This is how it goes for Chipotle these days: You spend years refusing to make queso, because you can’t do it in a way that feels consistent with your stated mission; you finally announce that you’ve cracked the recipe, trumpeting your success as if you’ve unlocked the secrets of the Voynich Manuscript; you roll out the queso across all stores, at a time when you need a hit; a bunch of people on Twitter with 12 followers each drag your new concoction so hard that food outlets collect and publish their burns; and, as a result, your company stock plummets yet again.
All of this, over queso. Cheese dip. A food so globally beloved that even Ted Cruz’s gross ode to the stuff couldn’t ruin it (though… almost), and yet so simple that the recipe on the back of Velveeta boxes is the benchmark by which all other iterations of the dish are measured.
That’s the power of melted cheese: Make us sick with eColi and you can bounce back, feed us queso we don’t like and you’re f*cking dead. That’s hardly an exaggeration — the dip is already being blamed with ruining the brand’s latest attempt to reclaim consumer loyalty. On Friday, Chief Marketing Officer Mark Crumpacker swiftly issued an internal memo, assuring Chipotle team members, essentially, “Haters gonna hate.”
“The formal research we conducted prior to rolling out queso nationally showed very different results than what you might assume if you only looked at comments on social media,” Crumpacker wrote in the document (obtained by Bloomberg). “The decision to move forward with the launch was based not on social media comments, but instead on in-depth research and the sales impact in the test markets.”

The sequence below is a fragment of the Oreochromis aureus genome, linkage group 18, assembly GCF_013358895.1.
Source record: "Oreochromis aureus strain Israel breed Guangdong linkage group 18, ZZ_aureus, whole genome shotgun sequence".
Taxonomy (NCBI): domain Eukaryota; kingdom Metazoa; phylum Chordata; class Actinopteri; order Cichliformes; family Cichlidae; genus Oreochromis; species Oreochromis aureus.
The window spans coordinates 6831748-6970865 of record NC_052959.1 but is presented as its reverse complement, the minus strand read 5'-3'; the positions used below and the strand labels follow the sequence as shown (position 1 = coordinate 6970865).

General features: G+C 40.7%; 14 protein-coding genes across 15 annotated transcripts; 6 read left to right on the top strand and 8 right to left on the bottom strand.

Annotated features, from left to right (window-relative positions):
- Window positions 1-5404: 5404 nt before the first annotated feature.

His comments give rise to two questions: 1) Have Twitter users — with their diverse palates, extreme takes on literally everything, and unverified food knowledge — gained too much food-rating power? and 2) Who’s right about the queso’s quality, the Tweeters or the rich corporate dude whose job depends on it?
The answer to the first question is “Probably, yes, but businesses will just have to adjust.” In order to answer the second question, we decided to try the queso for ourselves and come to something approaching a final verdict.
For this test, we ordered the queso two ways: Inside a barbacoa burrito, and as a dip with flour tortillas. The tortilla-instead-of-chips move was deliberate. Chipotle’s chips are pretty much just dehydrated lime wedges, and citrus and cheese rarely mix well. The acidic flavor of these chips wouldn’t play nicely with any sort of queso, so we skipped them all together.
The dip is unarguably… pulpy. Or lumpy, as some have called it. We’d also accept grainy. This should surprise no one. It’s melted cheddar without unnatural stabilizers. Velveeta’s entire ad campaign during the 90s was based on the premise that Velveeta is smoother than cheddar. Back then no one cared much about chemicals in food and smoothness was a hell of a competitive advantage. But Chipotle’s goal was queso without chemicals, and by keeping that promise they can’t really measure up.
Texture aside, how is the flavor? Well, it’s not bad. Not offensive. But certainly weaker tasting than we’re used to. Even sharp cheese is going to taste unexciting when diluted in a queso. The company would have been wise to add cheese powder, which would amp up the flavor without throwing their ratios off. Velveeta (our queso gold standard) uses a similar technique — adding whey concentrate to their product. Basically, a good queso needs more cheese flavor than just cheese can actually provide.